According to IDC projections, by 2025 the quantity of data that our society generates each year will come to a staggering 175ZBytes. Though smartphone usage, cloud services and suchlike have already led to a significant rise in data volumes over the last decade, the roll-out of IoT infrastructure, more sophisticated levels of factory automation and smart homes/buildings are going to take this even further. Changes underway within the automotive sector will also be a major contributor to heightened data volumes. Each autonomous vehicle on our roads will be responsible for generating several TBytes worth of data each day. Though edge-based data storage will be of value in situations where rapid responsiveness is needed, having a centralised resource will still be essential in the vast majority of cases. By transferring data from its origins to central data centres, it can be merged with data from other sources - thereby allowing more comprehensive analysis to be undertaken and appropriate strategies to be formulated. Data storage implementations need to have scope for the ramping up of capacity, in order that they can keep pace with demands. At the same time, the unit costs need to be low enough to keep the financial investments involved acceptable.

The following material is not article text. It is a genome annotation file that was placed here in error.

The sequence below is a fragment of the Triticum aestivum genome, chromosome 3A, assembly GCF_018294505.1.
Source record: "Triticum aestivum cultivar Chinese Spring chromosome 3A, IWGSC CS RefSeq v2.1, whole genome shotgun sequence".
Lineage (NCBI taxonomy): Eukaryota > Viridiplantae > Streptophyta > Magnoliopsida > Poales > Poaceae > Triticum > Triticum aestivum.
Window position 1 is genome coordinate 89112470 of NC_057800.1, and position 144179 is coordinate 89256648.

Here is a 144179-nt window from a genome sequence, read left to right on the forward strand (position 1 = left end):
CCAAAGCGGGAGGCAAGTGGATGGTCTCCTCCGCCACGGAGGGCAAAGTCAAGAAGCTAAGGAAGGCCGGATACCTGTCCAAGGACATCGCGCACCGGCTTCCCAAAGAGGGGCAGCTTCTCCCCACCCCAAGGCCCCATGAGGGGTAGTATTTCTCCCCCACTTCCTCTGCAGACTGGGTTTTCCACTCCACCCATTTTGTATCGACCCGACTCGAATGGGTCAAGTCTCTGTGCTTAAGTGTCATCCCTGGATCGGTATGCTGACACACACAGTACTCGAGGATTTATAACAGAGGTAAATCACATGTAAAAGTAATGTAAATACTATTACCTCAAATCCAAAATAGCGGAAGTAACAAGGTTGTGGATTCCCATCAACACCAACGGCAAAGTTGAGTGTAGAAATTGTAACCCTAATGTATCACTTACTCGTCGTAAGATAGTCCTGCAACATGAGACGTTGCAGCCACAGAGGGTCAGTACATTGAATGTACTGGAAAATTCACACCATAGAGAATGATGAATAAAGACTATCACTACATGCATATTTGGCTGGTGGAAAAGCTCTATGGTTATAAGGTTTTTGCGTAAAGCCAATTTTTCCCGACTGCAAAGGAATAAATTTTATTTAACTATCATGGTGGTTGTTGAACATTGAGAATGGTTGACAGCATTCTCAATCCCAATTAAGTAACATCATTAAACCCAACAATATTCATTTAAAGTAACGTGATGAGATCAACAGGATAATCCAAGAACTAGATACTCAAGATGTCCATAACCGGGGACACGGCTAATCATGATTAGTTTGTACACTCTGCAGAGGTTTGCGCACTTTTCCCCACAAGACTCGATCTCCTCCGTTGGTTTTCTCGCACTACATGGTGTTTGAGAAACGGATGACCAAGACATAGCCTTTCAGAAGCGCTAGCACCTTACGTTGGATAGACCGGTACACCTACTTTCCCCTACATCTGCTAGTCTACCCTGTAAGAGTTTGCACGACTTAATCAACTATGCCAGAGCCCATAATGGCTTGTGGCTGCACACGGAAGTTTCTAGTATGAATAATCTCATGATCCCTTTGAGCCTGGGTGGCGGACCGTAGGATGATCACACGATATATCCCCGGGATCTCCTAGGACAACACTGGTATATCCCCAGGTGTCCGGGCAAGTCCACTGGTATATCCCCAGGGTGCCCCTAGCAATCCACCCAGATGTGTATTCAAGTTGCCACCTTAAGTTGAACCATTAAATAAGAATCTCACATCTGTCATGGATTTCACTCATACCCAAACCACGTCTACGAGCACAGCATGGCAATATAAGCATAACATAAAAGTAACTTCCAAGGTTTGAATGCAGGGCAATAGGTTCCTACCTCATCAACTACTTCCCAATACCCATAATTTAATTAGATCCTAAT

Toshiba has published a white paper which uses the work the company has done with CERN (the European particle research centre located just outside Geneva) to illustrate the key dynamics currently driving data storage innovation and deployment. It gives details of how Toshiba was instrumental in addressing CERN’s huge data storage requirements, installing a total 100,000 HDDs so that a total capacity of 350PBytes could be achieved. Through an attractive price per capacity ratio, which draws directly on Toshiba’s established high volume production facilities, CERN was able to implement a storage system that was very cost-effective. Furthermore, the far lower annualised failure rate (AFR) that these HDDs are able to offer, means that long-term operational reliability can be maintained and ongoing replacement work avoided.
You can find out more about Toshiba’s work with CERN by downloading the whitepaper: